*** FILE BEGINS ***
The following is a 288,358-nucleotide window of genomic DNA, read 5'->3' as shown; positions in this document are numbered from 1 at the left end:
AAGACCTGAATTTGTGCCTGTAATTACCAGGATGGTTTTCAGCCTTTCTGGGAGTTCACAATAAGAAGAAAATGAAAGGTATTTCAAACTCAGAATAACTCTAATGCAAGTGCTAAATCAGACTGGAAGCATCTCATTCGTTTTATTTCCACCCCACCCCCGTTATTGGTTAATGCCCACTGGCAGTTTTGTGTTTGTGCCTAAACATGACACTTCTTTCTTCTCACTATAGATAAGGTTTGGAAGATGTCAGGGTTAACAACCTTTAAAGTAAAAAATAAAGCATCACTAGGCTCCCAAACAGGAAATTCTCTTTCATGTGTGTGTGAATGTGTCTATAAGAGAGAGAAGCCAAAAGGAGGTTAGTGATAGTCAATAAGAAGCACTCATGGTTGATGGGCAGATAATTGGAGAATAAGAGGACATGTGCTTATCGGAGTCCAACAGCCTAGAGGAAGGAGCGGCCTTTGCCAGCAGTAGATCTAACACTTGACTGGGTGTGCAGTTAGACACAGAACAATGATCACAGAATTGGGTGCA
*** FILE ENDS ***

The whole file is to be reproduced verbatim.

The following is a 288,358-nucleotide window of genomic DNA, read 5'->3' as shown; positions in this document are numbered from 1 at the left end:
AAGACCTGAATTTGTGCCTGTAATTACCAGGATGGTTTTCAGCCTTTCTGGGAGTTCACAATAAGAAGAAAATGAAAGGTATTTCAAACTCAGAATAACTCTAATGCAAGTGCTAAATCAGACTGGAAGCATCTCATTCGTTTTATTTCCACCCCACCCCCGTTATTGGTTAATGCCCACTGGCAGTTTTGTGTTTGTGCCTAAACATGACACTTCTTTCTTCTCACTATAGATAAGGTTTGGAAGATGTCAGGGTTAACAACCTTTAAAGTAAAAAATAAAGCATCACTAGGCTCCCAAACAGGAAATTCTCTTTCATGTGTGTGTGAATGTGTCTATAAGAGAGAGAAGCCAAAAGGAGGTTAGTGATAGTCAATAAGAAGCACTCATGGTTGATGGGCAGATAATTGGAGAATAAGAGGACATGTGCTTATCGGAGTCCAACAGCCTAGAGGAAGGAGCGGCCTTTGCCAGCAGTAGATCTAACACTTGACTGGGTGTGCAGTTAGACACAGAACAATGATCACAGAATTGGGTGCA